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New Harmony: Freshen, don't destroy, the old words and ways

Published: Wednesday, May 22 2013 5:00 a.m. MDT

A friend suggested I read a book: “My Bright Abyss: Meditation of a Modern Believer” by Christian Wiman.

Wiman is the editor of “Poetry” magazine — the gold standard for poetry magazines. He is also on the Yale University sacred music faculty.

The book is about Wiman’s return to the Christian fold after many years on the lam. He has come home. But he has brought with him a new vision of things. In short, Wiman is struck by the mystery of Christianity. He cherishes the abstract and feels many Christian concepts are tougher to pin down than beads of mercury.

In spirituality, Wiman is something of an abstract impressionist.

In a way, his journey into the abstract is the religious version of what happened with art and literature at the beginning of the 20th century.

In the 1800s, even the most far-fetched novels still took the form of narrative stories. The most progressive poetry still used rhythm and rhyme.

Then came the Modernists, writers who shattered the narrative and blew up all rhyme and meter.

In short, because they had new insights, they felt they had to destroy the old forms.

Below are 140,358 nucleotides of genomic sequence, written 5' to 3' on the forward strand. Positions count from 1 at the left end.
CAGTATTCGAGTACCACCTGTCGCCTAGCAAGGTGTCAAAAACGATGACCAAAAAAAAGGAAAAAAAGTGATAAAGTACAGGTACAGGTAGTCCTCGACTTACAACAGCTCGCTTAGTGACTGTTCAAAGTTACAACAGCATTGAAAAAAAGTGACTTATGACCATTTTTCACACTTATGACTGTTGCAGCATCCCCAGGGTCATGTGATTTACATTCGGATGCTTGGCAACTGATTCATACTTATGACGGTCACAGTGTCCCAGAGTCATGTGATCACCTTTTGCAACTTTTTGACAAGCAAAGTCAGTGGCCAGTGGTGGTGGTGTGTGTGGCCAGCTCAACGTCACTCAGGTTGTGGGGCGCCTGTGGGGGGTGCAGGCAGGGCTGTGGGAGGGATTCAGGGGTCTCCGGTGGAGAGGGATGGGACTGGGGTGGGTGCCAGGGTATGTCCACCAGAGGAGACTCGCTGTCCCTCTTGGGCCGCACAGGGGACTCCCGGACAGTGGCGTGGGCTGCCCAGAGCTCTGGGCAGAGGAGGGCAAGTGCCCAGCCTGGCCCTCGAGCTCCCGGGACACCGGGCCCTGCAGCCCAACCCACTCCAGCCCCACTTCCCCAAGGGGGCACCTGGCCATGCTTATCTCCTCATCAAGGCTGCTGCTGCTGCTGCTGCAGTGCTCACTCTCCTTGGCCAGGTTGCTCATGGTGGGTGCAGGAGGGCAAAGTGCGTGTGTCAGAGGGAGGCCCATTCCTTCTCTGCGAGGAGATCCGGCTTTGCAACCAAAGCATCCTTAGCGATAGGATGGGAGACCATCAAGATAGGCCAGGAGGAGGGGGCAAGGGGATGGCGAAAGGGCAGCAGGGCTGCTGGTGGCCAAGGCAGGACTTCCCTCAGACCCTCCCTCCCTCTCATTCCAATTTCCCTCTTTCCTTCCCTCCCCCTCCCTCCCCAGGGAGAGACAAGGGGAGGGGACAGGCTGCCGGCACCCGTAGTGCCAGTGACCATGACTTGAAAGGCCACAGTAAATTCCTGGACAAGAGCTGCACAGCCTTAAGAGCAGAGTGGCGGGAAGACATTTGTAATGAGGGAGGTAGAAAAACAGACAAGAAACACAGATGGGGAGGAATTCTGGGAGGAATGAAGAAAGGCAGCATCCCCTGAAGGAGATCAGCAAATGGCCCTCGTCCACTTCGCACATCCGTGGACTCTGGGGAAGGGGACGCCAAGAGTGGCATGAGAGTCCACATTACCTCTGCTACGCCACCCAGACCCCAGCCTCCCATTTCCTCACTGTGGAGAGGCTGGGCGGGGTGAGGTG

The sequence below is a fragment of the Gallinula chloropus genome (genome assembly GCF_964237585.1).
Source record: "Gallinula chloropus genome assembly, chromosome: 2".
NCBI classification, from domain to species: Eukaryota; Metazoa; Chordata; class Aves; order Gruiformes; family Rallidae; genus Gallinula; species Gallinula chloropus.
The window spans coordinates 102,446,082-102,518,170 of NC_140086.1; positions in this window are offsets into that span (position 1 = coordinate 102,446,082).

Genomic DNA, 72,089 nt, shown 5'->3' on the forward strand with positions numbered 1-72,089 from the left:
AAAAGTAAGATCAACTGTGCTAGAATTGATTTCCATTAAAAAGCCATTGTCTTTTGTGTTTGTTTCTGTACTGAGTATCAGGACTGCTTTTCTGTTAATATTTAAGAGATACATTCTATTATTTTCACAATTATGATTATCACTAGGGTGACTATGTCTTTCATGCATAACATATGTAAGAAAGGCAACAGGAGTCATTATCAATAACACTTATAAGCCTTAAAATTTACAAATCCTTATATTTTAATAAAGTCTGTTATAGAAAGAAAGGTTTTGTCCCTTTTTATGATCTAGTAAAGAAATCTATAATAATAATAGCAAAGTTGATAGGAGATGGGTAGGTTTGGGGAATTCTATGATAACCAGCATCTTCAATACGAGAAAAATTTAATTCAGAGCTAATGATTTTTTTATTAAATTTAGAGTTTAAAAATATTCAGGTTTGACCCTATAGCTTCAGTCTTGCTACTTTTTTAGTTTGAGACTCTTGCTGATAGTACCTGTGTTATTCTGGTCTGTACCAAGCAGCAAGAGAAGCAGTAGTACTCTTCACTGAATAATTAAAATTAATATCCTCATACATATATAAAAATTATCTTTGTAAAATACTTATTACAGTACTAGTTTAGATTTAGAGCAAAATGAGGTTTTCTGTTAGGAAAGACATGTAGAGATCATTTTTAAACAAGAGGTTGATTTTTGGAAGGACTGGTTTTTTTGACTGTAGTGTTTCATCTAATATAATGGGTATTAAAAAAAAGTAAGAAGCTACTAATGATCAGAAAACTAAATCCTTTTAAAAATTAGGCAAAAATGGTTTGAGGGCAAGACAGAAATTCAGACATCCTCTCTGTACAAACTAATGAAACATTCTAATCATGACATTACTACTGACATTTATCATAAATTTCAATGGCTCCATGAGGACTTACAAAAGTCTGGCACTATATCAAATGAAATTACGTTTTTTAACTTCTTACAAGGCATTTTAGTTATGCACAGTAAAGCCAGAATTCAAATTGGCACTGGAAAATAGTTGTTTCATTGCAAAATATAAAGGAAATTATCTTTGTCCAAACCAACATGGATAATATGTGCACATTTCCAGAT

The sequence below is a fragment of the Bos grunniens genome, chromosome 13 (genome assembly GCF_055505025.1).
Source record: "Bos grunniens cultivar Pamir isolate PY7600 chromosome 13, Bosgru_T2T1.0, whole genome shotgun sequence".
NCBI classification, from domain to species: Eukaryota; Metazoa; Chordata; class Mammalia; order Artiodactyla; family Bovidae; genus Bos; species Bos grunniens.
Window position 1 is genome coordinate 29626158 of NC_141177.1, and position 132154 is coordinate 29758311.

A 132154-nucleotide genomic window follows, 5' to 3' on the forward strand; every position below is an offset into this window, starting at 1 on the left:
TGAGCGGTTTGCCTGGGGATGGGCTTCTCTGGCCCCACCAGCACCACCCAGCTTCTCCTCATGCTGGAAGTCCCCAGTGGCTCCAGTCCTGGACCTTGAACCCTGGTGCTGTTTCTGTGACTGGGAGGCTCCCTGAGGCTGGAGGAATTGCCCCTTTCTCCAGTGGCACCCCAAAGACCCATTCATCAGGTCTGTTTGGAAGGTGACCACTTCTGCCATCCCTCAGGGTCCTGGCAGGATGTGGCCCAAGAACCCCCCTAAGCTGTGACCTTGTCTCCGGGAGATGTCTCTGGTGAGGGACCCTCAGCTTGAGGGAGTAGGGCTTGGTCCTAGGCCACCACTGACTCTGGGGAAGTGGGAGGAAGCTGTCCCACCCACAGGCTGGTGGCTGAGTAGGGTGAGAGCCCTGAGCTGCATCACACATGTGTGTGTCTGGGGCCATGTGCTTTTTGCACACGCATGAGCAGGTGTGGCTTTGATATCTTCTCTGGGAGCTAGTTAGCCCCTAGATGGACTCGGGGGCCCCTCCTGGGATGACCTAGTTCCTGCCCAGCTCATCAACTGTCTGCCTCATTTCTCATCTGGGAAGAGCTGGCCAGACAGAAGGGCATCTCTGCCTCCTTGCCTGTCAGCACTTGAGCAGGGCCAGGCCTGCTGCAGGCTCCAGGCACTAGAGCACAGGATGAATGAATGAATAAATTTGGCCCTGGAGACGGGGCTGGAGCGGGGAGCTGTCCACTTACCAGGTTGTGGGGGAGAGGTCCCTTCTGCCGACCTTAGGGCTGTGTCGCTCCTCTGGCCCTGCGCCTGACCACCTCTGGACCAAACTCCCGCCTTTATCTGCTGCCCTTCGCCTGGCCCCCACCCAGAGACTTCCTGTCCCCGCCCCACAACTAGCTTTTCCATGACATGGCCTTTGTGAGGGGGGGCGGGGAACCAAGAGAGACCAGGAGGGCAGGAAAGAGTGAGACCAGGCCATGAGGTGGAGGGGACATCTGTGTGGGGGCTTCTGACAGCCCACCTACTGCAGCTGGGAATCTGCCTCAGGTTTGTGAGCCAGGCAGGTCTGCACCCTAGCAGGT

Now, religious thinkers are in the same position. They are pushing the spiritual frontiers.

But I think the wisest among them refuse to abandon the old words and ways. Instead, they find new ways to apply them.

They know that religion is about ministering. It’s about making connections. So the best of the new spiritual breed hold to the words that have connected people for centuries — words like “spirit,” “redemption” and “salvation.”

They simply infuse those words with new notions.

There is wisdom, I think, in holding on to traditional expressions.

Think of how for thousands of years, people talked about “sunrise” and “sunset” because they believed the sun rose and fell in the sky.

Then science showed that the sun was stationary. Its rising was an illusion caused by the earth spinning.

But we didn’t re-invent all the words to suit science. We simply kept saying “the sun is coming up” or “the sun has gone down,” but with fresh insight. We still used the old ways of speaking.

So it is with ancient religions like Christianity.

The vocabulary is still vital, it is still important.

We shouldn't blow it up and start from scratch.

This new bunch of spiritual thinkers may, indeed, see the world differently, but the best don’t undermine what went before. They try to expand on it.

They don’t destroy our way of seeing things, they enhance it.

The wisest young religious thinkers don’t blow up what we have.

Like Wiman, they build on it.

And in so doing, they help bring continuity to a splintering world.

Email: jerjohn@desnews.com

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